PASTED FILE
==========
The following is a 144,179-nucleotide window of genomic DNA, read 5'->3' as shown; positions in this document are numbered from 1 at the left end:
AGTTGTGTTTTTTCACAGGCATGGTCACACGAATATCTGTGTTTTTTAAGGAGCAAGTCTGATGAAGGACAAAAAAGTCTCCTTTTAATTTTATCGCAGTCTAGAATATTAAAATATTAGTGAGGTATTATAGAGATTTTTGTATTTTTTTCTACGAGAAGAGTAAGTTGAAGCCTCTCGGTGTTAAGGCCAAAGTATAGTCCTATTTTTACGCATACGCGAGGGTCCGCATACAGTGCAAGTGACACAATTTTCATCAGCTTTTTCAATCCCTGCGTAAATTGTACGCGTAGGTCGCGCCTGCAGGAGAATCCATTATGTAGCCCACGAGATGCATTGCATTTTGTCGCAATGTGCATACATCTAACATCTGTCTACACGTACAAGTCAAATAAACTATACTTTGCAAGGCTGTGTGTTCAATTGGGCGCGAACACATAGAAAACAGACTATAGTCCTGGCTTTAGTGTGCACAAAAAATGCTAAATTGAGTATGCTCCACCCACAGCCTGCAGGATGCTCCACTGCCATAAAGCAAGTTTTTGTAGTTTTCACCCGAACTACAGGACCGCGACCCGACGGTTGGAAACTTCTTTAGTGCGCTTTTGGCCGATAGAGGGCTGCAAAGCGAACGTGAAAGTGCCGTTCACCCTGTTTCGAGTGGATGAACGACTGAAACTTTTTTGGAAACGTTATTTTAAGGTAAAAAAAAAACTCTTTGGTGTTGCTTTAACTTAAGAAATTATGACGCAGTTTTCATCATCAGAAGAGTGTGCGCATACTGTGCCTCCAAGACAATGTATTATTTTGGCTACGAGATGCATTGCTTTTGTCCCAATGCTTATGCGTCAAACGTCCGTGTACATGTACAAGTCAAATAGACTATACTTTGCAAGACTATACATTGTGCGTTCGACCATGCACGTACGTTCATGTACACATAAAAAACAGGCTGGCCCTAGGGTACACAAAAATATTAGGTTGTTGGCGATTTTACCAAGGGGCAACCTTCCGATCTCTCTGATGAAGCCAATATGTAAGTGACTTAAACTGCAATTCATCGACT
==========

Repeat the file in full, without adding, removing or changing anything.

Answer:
The following is a 144,179-nucleotide window of genomic DNA, read 5'->3' as shown; positions in this document are numbered from 1 at the left end:
AGTTGTGTTTTTTCACAGGCATGGTCACACGAATATCTGTGTTTTTTAAGGAGCAAGTCTGATGAAGGACAAAAAAGTCTCCTTTTAATTTTATCGCAGTCTAGAATATTAAAATATTAGTGAGGTATTATAGAGATTTTTGTATTTTTTTCTACGAGAAGAGTAAGTTGAAGCCTCTCGGTGTTAAGGCCAAAGTATAGTCCTATTTTTACGCATACGCGAGGGTCCGCATACAGTGCAAGTGACACAATTTTCATCAGCTTTTTCAATCCCTGCGTAAATTGTACGCGTAGGTCGCGCCTGCAGGAGAATCCATTATGTAGCCCACGAGATGCATTGCATTTTGTCGCAATGTGCATACATCTAACATCTGTCTACACGTACAAGTCAAATAAACTATACTTTGCAAGGCTGTGTGTTCAATTGGGCGCGAACACATAGAAAACAGACTATAGTCCTGGCTTTAGTGTGCACAAAAAATGCTAAATTGAGTATGCTCCACCCACAGCCTGCAGGATGCTCCACTGCCATAAAGCAAGTTTTTGTAGTTTTCACCCGAACTACAGGACCGCGACCCGACGGTTGGAAACTTCTTTAGTGCGCTTTTGGCCGATAGAGGGCTGCAAAGCGAACGTGAAAGTGCCGTTCACCCTGTTTCGAGTGGATGAACGACTGAAACTTTTTTGGAAACGTTATTTTAAGGTAAAAAAAAAACTCTTTGGTGTTGCTTTAACTTAAGAAATTATGACGCAGTTTTCATCATCAGAAGAGTGTGCGCATACTGTGCCTCCAAGACAATGTATTATTTTGGCTACGAGATGCATTGCTTTTGTCCCAATGCTTATGCGTCAAACGTCCGTGTACATGTACAAGTCAAATAGACTATACTTTGCAAGACTATACATTGTGCGTTCGACCATGCACGTACGTTCATGTACACATAAAAAACAGGCTGGCCCTAGGGTACACAAAAATATTAGGTTGTTGGCGATTTTACCAAGGGGCAACCTTCCGATCTCTCTGATGAAGCCAATATGTAAGTGACTTAAACTGCAATTCATCGACT